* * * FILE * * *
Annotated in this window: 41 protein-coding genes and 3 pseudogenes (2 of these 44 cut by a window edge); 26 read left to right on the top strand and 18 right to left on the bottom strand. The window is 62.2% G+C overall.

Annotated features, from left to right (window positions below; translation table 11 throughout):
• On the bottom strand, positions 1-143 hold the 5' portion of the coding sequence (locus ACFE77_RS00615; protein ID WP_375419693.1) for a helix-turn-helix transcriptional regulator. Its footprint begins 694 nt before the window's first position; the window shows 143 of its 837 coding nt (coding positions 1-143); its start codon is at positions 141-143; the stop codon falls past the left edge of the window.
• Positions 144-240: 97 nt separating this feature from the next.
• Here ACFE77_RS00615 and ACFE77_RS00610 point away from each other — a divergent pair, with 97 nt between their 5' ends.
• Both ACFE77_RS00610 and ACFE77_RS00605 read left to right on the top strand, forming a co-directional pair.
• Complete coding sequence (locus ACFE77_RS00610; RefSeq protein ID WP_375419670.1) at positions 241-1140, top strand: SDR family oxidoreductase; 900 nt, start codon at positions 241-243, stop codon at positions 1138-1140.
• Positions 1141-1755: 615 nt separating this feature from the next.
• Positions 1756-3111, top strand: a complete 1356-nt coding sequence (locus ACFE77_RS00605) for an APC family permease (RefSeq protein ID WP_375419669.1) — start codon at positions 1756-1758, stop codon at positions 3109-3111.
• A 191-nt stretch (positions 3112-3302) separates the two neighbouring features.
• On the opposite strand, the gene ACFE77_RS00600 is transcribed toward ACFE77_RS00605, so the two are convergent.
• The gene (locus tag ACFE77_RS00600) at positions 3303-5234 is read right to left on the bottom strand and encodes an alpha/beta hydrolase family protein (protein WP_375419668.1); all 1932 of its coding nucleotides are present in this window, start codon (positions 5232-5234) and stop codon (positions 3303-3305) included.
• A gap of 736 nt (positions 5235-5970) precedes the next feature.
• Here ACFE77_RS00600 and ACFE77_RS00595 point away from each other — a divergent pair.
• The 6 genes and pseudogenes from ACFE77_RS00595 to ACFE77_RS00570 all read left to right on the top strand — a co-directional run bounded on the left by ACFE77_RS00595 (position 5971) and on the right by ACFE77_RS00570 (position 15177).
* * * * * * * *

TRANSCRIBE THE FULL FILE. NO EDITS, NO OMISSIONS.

Annotated in this window: 41 protein-coding genes and 3 pseudogenes (2 of these 44 cut by a window edge); 26 read left to right on the top strand and 18 right to left on the bottom strand. The window is 62.2% G+C overall.

Annotated features, from left to right (window positions below; translation table 11 throughout):
• On the bottom strand, positions 1-143 hold the 5' portion of the coding sequence (locus ACFE77_RS00615; protein ID WP_375419693.1) for a helix-turn-helix transcriptional regulator. Its footprint begins 694 nt before the window's first position; the window shows 143 of its 837 coding nt (coding positions 1-143); its start codon is at positions 141-143; the stop codon falls past the left edge of the window.
• Positions 144-240: 97 nt separating this feature from the next.
• Here ACFE77_RS00615 and ACFE77_RS00610 point away from each other — a divergent pair, with 97 nt between their 5' ends.
• Both ACFE77_RS00610 and ACFE77_RS00605 read left to right on the top strand, forming a co-directional pair.
• Complete coding sequence (locus ACFE77_RS00610; RefSeq protein ID WP_375419670.1) at positions 241-1140, top strand: SDR family oxidoreductase; 900 nt, start codon at positions 241-243, stop codon at positions 1138-1140.
• Positions 1141-1755: 615 nt separating this feature from the next.
• Positions 1756-3111, top strand: a complete 1356-nt coding sequence (locus ACFE77_RS00605) for an APC family permease (RefSeq protein ID WP_375419669.1) — start codon at positions 1756-1758, stop codon at positions 3109-3111.
• A 191-nt stretch (positions 3112-3302) separates the two neighbouring features.
• On the opposite strand, the gene ACFE77_RS00600 is transcribed toward ACFE77_RS00605, so the two are convergent.
• The gene (locus tag ACFE77_RS00600) at positions 3303-5234 is read right to left on the bottom strand and encodes an alpha/beta hydrolase family protein (protein WP_375419668.1); all 1932 of its coding nucleotides are present in this window, start codon (positions 5232-5234) and stop codon (positions 3303-3305) included.
• A gap of 736 nt (positions 5235-5970) precedes the next feature.
• Here ACFE77_RS00600 and ACFE77_RS00595 point away from each other — a divergent pair.
• The 6 genes and pseudogenes from ACFE77_RS00595 to ACFE77_RS00570 all read left to right on the top strand — a co-directional run bounded on the left by ACFE77_RS00595 (position 5971) and on the right by ACFE77_RS00570 (position 15177).